You’ve hired a great, new team. You just created a strong new line of products. You feel confident about how your business could take off. You’re ready to let your company, your products, and your vision be communicated to the public. What’s the next step? Developing your brand.
Your brand is a promise to your audience. It includes your visual identity, such as your logo, corporate templates, iconography, and style. It also includes content guidelines, writing style, and communication protocols. With all these ins and outs, it can be tough to know where to begin. Here are the steps you can take to begin developing your brand.
Start by Defining Your Brand
Your brand must answer specific questions, not only about your company, but also about its philosophy. Three of the most important questions to ask are:
- What is your business’s mission?
- Why did you start your company?
- Are you fulfilling a purpose to a specific community, or service for a particular audience?
Outline Your Brand Attributes
Your company should have a set of core values, or brand attributes. These traits help to reinforce your brand identity. For example, let’s say you sell cost-effective medical equipment. One of your core values might be approachability. You want your company to be seen as open, friendly, and helpful. Your products, which are less expensive than most medical equipment, should reflect that image.
Create a Logo and Templates for Your Visual
Images and icons transmit a powerful message. It’s critical to spend time selecting colors, fonts, and design templates that appropriately reflect your brand identify. For example, red is associated with boldness and energy. It’s also associated with aggression. If one of your brand attributes is helpfulness, then that doesn’t align with aggression.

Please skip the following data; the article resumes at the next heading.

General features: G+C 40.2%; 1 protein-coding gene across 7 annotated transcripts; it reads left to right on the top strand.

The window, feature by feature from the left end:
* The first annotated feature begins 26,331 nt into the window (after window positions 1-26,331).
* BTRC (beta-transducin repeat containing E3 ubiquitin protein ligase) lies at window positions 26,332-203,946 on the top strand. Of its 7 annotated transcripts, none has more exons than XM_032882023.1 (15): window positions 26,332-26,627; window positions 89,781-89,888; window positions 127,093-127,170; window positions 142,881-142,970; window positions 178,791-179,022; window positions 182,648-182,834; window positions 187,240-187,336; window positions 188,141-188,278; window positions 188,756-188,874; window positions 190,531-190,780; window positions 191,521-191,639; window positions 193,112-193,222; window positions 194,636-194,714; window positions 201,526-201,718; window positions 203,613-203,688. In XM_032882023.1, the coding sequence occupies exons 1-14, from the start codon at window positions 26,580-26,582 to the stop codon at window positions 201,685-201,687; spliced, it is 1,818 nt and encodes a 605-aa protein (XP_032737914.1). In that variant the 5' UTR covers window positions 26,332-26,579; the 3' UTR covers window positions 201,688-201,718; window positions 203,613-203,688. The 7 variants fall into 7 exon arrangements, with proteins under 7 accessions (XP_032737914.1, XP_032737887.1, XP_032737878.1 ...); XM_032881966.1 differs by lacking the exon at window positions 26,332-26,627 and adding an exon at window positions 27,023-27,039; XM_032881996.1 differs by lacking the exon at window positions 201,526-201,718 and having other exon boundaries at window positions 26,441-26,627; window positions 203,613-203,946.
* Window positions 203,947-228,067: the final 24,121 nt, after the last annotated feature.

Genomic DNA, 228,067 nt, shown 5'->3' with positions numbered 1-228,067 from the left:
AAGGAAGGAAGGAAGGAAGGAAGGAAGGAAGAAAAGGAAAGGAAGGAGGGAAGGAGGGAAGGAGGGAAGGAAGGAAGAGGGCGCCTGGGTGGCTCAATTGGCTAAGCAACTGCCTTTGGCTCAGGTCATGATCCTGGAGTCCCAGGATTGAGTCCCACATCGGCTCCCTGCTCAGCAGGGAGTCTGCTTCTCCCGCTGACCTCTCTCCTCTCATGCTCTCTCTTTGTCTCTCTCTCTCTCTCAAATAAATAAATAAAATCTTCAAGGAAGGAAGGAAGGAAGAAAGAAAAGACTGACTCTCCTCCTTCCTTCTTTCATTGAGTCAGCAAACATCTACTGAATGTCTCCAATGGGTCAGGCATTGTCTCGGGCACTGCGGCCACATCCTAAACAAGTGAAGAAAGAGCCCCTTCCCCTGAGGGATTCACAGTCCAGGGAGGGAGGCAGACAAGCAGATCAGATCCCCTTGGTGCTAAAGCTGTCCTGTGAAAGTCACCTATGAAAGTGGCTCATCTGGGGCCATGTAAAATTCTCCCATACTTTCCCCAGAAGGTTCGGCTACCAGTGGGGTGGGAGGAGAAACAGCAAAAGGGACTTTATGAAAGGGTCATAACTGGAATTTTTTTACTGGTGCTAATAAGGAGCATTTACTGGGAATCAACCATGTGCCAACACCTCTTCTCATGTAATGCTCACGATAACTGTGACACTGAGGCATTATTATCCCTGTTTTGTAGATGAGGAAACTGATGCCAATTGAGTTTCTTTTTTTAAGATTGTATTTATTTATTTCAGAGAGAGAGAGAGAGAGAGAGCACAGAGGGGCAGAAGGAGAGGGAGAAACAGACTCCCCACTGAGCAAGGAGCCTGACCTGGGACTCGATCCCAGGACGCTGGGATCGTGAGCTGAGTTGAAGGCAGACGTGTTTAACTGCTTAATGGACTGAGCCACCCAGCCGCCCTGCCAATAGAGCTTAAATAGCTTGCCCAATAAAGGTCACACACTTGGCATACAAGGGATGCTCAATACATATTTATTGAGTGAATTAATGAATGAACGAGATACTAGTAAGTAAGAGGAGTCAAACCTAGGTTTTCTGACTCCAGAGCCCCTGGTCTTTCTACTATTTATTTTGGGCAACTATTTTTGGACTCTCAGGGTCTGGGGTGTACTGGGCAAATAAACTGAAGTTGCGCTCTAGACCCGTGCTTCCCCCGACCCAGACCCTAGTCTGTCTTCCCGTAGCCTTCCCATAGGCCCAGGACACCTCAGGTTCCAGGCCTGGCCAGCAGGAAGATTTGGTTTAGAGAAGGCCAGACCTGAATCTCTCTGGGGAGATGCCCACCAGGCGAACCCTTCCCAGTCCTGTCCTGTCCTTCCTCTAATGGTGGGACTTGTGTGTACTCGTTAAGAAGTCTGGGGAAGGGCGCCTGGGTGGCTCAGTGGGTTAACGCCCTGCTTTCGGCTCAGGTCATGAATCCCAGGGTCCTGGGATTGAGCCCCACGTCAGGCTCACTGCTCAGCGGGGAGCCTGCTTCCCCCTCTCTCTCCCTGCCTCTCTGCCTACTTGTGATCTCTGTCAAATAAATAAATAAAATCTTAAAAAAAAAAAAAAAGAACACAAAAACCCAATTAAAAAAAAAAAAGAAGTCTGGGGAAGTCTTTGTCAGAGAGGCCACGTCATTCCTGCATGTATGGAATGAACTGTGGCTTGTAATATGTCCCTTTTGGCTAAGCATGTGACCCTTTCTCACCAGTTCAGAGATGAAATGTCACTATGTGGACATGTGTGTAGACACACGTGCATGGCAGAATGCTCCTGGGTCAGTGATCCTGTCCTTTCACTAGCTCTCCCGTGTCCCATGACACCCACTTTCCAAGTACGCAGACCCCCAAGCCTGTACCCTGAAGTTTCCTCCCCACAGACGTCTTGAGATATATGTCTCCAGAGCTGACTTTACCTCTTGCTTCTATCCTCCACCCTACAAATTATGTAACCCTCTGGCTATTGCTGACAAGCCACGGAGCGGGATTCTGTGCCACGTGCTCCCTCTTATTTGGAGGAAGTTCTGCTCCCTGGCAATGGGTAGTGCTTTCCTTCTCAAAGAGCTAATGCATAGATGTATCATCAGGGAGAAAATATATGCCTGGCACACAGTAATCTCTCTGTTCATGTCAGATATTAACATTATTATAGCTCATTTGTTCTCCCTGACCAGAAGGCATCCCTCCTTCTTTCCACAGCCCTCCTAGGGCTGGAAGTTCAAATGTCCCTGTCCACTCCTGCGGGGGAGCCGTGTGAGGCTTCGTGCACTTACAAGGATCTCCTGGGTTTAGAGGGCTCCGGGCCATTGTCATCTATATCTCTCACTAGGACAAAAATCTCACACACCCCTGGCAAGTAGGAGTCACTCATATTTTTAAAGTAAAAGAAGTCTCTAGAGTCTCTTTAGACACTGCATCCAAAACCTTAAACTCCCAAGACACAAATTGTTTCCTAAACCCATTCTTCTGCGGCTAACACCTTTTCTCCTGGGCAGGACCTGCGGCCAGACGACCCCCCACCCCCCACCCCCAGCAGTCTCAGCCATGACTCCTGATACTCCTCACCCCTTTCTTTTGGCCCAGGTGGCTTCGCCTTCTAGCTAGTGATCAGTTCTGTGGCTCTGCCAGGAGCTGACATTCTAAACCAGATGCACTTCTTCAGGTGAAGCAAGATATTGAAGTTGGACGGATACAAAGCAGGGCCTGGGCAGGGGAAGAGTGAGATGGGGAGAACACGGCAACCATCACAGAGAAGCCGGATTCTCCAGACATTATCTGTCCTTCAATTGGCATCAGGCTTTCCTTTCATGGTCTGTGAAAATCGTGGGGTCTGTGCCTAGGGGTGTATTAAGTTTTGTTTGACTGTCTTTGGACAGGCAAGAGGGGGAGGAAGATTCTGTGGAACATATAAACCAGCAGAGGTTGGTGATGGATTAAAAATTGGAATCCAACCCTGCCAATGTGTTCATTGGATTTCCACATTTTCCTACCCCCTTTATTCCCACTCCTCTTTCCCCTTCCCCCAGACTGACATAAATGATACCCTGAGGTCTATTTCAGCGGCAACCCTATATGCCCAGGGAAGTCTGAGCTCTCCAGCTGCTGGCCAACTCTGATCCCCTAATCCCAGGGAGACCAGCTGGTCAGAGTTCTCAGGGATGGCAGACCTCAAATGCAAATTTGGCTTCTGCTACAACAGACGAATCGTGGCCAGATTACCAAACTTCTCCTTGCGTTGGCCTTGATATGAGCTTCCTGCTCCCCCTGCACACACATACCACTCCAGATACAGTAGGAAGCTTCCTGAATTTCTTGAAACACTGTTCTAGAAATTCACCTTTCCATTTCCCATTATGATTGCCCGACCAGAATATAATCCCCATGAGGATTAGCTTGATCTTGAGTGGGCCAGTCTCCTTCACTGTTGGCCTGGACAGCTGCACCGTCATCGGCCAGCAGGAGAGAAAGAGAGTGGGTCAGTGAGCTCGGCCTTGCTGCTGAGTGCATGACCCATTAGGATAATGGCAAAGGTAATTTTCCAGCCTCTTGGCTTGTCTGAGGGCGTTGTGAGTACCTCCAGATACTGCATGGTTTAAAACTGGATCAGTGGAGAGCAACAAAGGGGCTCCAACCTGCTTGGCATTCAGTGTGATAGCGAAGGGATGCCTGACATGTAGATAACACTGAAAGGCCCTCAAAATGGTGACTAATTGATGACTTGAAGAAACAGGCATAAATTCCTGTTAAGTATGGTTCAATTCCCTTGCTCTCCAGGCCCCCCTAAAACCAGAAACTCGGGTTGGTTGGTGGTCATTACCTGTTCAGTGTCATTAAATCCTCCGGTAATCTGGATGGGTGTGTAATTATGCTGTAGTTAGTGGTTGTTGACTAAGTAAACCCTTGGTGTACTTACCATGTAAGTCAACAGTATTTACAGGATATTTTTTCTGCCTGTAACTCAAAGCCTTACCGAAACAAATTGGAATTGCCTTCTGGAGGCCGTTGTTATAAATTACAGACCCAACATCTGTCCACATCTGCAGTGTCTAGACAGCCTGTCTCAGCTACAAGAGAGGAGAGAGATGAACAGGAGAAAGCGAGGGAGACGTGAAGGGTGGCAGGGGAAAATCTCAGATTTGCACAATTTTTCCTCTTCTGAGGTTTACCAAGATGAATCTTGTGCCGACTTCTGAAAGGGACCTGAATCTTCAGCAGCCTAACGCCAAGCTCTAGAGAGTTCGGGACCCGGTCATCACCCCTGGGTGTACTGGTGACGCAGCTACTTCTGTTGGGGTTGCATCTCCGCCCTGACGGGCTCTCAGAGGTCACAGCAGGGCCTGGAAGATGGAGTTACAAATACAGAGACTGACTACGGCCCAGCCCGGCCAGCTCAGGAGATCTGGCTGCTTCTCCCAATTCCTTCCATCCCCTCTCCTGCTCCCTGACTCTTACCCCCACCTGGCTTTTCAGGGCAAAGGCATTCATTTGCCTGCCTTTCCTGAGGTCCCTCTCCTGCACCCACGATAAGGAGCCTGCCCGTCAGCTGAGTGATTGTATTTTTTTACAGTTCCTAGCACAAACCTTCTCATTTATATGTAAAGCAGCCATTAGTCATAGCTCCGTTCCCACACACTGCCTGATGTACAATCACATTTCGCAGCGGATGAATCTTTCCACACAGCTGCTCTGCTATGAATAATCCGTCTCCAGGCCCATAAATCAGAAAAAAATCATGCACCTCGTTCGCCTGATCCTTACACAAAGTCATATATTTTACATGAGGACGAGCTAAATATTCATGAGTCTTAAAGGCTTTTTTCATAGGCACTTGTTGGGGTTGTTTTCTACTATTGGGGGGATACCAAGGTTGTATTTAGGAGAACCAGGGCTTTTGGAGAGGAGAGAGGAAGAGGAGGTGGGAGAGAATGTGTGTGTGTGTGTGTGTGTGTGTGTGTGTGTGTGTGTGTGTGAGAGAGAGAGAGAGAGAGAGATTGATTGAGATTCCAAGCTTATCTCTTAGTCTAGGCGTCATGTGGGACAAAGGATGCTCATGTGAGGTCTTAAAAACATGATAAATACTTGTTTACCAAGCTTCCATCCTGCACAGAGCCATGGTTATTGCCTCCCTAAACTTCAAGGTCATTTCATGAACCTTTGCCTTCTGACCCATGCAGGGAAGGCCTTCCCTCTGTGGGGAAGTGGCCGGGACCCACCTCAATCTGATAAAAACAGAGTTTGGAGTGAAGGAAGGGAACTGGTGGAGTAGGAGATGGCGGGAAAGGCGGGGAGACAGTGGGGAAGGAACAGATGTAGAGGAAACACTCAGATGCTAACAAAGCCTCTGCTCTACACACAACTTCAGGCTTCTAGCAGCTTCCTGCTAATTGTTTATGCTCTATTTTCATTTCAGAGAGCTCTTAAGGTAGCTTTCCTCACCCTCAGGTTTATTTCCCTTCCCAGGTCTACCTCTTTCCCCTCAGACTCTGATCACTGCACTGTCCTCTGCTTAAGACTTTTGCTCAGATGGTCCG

Common Color Associations
Red is associated with energy, danger, strength, power, determination as well as passion, desire, and love. It is a perfect color for ‘Buy Now’ or ‘Click Here’ buttons on Internet banners and websites.
Orange represents enthusiasm, happiness, creativity, determination, success, and stimulation. Orange is very effective for promoting food products and toys.
Yellow is an attention grabber, commonly associated with joy, happiness, intellect, and energy. Use yellow to evoke pleasant, cheerful feelings.
Green is directly related to nature, so you can use it to promote ‘green’ products. Darker green is commonly associated with money, the financial world, banking, and Wall Street.
Blue symbolizes trust, loyalty, wisdom, confidence, intelligence, and faith. Use blue to promote products and services related to cleanliness, air and sky, water and sea.
Purple symbolizes power, nobility, luxury, and ambition. Purple is a good choice when promoting luxury products, and believe it or not, children’s products. Color choice isn’t the only major point to consider. More than anything, you want your company’s design elements to be consistent. Your business’ marketing materials, corporate communications, and digital presence should use the same hues, color schemes, logo, and fonts.
Craft a Tagline and Content Strategy
Think about a major restaurant chain you’ve eaten at this year. Without question, you can recite that chain’s tagline. It’s on every poster, every commercial—every piece of marketing material you’ve seen that’s associated with that restaurant.
Your company should have a unique tagline that communicates exactly what you do in less than 10 words. Unless you’re a professional wordsmith, you’ll probably want to hire a professional copywriter to craft this tagline for you.
In addition to the tagline, you’ll want to create an overarching content strategy that includes a list of go-to adjectives writers can use and a calendar of where and when you’re publishing content.